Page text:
Focus is now the noun of choice for expressing what people used to mean by concentration (“Sampras’s on-court focus was phenomenal”) and priority (“Our focus is on serving the needs of our customers”). As an adj., it seems often to serve as an approving synonym for driven ormonomaniacal: “He’s the most focused warehouse manager we’ve ever had.” As a verb, it seems isomorphic with the older to concentrate: “Focus, people!”; “The Democrats hope that the campaign will focus on the economy”; “We need to focus on finding solutions instead of blaming each other”. Given the speed with which to focus has supplanted to concentrate, it’s a little surprising that nobody objects to its somewhat jargony New Age feel — but nobody seems to. Maybe it’s because the word is only one of many film and drama terms that have entered mainstream usage in the last decade, e.g., to foreground (= to feature, to give top priority to); to background (= to downplay, to relegate to the back burner); scenario (= an outline of some hypothetical sequence of events), and so on.
A beautiful and expressive word that combines the phonological charms of verve and fever. Lots of writers, though, think fervent is synonymous with fervid, and most dictionary defs. don’t do much to disabuse them. The truth is that there’s a hierarchical trio of zeal-type adjectives, all with roots in the Latin verb fervere (= to boil). Even though fervent can also mean extremely hot, glowing (as in “Fingering his ascot, Aubrey gazed abstractedly at the brazier’s fervent coals”), it’s actually just the baseline term; fervent is basically synonymous with ardent. Fervid is the next level up; it connotes even more passion/devotion/eagerness than fervent. At the top is perfervid, which means extravagantly, rabidly, uncontrollably zealous or impassioned. Perfervid deserves to be used more, not only for its internal alliteration and metrical pizzazz but because its deployment usually shows that the writer knows the differences between the three fervere words.
A totally great adjective. Feckless primarily means deficient in efficacy, i.e., lacking vigor or determination, feeble; but it can also mean careless, profligate, irresponsible. It appears most often now in connection with wastoid youths, bloated bureaucracies — anyone who’s culpable for his own haplessness. The great thing about using feckless is that it lets you be extremely dismissive and mean without sounding mean; you just sound witty and classy. The word’s also fun to read because of the soft eassonance and the k sound — the triply assonant noun form is even more fun.
This medical noun signifies an especially icky ulcerous infection of the mouth or genitals. Because the condition most commonly strikes children living in abject poverty/squalor, it’s a bit like scrofula. And just as the adj. scrofulous has gradually extended its sense to mean “corrupt, degenerate, gnarly”, so nomal seems ripe for similar extension; it could serve as a slightly obscure or erudite synonym for “scrofulous, repulsive, pathetically gross, grossly pathetic”… you get the idea.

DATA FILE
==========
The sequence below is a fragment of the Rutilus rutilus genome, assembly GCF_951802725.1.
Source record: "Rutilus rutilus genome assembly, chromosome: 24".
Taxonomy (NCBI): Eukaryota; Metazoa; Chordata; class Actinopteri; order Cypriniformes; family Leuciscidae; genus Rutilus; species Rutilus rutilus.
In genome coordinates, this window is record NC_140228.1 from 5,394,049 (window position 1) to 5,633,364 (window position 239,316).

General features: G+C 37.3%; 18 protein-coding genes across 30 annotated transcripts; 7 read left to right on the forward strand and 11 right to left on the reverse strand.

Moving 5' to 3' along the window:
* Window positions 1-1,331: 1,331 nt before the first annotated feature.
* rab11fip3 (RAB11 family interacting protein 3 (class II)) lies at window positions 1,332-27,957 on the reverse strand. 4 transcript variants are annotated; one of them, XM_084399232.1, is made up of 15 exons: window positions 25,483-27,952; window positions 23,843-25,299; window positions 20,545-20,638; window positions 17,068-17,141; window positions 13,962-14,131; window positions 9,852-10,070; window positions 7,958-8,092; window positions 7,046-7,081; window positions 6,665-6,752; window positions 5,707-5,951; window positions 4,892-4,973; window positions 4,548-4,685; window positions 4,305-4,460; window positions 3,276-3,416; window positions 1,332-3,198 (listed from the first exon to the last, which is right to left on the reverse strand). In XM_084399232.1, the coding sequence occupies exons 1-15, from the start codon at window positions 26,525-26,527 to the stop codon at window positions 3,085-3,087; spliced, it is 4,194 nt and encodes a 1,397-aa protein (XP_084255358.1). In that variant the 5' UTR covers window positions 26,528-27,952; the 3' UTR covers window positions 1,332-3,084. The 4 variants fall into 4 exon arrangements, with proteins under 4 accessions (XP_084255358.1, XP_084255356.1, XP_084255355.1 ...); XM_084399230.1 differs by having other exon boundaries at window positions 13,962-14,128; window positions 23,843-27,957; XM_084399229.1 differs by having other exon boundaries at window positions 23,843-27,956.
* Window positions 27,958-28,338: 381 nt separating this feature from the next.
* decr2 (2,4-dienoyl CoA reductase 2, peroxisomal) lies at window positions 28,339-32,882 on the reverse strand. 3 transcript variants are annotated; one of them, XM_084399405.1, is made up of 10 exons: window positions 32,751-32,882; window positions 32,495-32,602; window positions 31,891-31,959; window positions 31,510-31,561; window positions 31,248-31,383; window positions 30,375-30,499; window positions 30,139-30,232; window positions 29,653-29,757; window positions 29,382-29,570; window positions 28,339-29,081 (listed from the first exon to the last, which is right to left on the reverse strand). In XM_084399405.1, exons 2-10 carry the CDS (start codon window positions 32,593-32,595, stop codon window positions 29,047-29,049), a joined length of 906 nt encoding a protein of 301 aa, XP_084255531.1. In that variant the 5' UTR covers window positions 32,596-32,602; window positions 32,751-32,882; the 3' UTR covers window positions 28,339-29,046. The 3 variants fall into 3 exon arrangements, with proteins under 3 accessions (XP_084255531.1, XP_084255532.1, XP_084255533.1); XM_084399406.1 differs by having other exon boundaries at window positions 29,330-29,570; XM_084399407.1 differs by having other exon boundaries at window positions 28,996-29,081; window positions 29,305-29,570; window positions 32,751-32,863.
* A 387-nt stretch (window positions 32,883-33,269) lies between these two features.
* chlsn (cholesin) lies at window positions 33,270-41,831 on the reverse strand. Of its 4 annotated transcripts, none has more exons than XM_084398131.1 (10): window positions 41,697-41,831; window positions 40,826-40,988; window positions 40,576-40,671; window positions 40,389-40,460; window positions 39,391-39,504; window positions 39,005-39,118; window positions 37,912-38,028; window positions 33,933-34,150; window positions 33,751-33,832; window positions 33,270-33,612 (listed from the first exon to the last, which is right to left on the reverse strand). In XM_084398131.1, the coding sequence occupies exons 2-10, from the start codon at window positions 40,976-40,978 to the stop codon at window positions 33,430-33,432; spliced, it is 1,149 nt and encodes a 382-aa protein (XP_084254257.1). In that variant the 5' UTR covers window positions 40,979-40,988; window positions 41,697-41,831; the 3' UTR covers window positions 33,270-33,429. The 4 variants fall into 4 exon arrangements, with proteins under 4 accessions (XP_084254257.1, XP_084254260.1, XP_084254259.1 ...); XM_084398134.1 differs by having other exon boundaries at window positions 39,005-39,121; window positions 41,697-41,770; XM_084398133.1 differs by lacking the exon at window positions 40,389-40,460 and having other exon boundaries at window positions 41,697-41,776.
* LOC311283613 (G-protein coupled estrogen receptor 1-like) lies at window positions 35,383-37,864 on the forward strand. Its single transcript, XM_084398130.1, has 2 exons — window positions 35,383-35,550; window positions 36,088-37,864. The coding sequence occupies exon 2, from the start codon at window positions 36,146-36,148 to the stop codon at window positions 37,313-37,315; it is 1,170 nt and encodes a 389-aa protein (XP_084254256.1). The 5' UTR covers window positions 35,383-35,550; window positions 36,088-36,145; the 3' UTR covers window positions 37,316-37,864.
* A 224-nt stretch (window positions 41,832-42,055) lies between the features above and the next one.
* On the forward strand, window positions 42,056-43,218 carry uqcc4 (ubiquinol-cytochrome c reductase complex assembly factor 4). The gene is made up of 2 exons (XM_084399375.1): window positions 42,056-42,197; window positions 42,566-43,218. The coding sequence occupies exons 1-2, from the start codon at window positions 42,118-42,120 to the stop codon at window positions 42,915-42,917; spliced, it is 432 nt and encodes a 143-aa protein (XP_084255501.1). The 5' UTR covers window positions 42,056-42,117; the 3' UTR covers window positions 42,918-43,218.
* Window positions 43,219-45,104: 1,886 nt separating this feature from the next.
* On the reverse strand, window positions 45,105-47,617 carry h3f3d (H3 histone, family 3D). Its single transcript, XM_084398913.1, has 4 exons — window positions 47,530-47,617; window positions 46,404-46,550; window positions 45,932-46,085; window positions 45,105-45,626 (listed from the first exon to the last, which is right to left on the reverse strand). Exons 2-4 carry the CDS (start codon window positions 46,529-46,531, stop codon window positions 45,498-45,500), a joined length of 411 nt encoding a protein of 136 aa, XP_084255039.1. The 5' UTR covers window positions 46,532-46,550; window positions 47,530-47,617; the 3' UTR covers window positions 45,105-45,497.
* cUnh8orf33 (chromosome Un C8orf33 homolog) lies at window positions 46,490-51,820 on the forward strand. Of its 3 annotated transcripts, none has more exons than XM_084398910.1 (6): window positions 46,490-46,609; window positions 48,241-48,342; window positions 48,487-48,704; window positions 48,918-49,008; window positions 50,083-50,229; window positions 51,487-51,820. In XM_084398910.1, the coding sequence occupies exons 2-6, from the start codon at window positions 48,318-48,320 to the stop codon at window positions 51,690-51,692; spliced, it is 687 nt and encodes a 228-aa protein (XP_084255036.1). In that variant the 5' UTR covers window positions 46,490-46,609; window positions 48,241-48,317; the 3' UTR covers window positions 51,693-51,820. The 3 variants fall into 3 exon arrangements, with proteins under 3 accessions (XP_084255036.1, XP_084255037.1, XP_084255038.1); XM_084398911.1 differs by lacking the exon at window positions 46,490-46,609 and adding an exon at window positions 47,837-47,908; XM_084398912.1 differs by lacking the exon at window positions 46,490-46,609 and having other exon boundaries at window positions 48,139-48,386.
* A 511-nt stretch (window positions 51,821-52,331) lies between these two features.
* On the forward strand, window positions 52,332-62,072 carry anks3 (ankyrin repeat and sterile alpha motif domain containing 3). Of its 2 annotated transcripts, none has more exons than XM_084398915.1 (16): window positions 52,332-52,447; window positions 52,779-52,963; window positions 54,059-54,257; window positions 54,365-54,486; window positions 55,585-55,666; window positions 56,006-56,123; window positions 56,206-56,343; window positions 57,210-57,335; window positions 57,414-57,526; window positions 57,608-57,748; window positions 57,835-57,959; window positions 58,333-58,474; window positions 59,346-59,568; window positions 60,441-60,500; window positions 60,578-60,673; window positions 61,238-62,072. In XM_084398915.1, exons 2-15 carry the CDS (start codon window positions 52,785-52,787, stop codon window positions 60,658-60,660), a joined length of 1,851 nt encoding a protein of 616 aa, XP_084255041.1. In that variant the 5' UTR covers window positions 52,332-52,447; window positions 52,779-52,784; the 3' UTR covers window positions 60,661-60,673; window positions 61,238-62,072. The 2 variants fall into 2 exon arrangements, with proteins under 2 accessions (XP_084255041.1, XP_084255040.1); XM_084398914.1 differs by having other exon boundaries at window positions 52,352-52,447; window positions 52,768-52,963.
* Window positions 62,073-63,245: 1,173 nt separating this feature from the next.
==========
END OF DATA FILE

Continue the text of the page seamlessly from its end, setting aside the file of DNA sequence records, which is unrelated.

There are maybe more descriptors for various kinds of hair and hairiness than any other word-set in English, and some of them are extremely strange and fun. The more pedestrian terms like shaggy, unshorn, bushy, coiffed, and so on we’ll figure you already know. The adj. barbigerous is an extremely uptown synonym for bearded. Cirrose and cirrous, from the Latin cirrus meaning “curl” or “fringe” (as in cirrus clouds), can both be used to refer to somebody’s curly or tufty or wispy/feathery hair — Nicolas Cage’s hair in Adaptation is cirrose. Crinite means “hairy or possessed of a hair-like appendage”, though it’s mainly a botanical term and would be a bit eccentric applied to a person. Crinose, though, is a people-adj. that means “having a lot of hair”, especially in the sense of one’s hair being really long. The related nouncrinosity is antiquated but not obsolete and can be used to refer to somebody’s hair in an amusingly donnish way, as in Madonna’s normally platinum crinosity is now a maternal brown. Glabrous, which is the loveliest of all hair-related adjectives, means having no hair (on a given part) at all. Please note that glabrous means more baby’s-bottom-hairless than bald or shaved, though if you wanted to describe a bald person in an ironically fancy way you could talk about his glabrous domeor something. Hirsute is probably the most familiar upmarket synonym for hairy, totally at home in any kind of formal writing. Like that of many hair-related adjectives, hirsute’s original use was in botany (where it means “covered with coarse or bristly hairs”), but in regular usage its definition is much more general. Hispid means “covered with stiff or rough little hairs” and could apply to a military pate or unshaved jaw.Hispidulous is mainly just a puffed-up form of hispid and should be avoided. Lanate and lanated mean “having or being composed of woolly hairs”. A prettier and slightly more familiar way to describe woolly hair is with the adjective flocculent. (There’s also floccose, but this is used mainly of odd little hairy fruits like kiwi and quince.) Then there are thepil-based words, all derived from the Latin pilus (= hair). Pilose, another fairly common adj., means “covered with fine soft hair”. Last but not least is the noun pilimiction, which names a hopefully very rare medical disorder “in which piliform or hair-like bodies are passed in the urine”. Outside of maybe describing some kind of terribly excruciated facial expression as pilimictive, however, it’s hard to imagine a mainstream use for pilimiction. Tomentose means “covered with dense little matted hairs” — baby chimps, hobbits’ feet and Robin Williams are alltomentose. Ulotrichous, which is properly classed with lannate andflocculent, is an old term for “crisply woolly hair”. Be advised that it is also, if not exactly a racist adj., certainly a racial one — AC Haddon’sRaces of Man, from the early 1900s, classified races according to three basic hair types: leiotrichous (straight), cymotrichous (wavy) andulotrichous.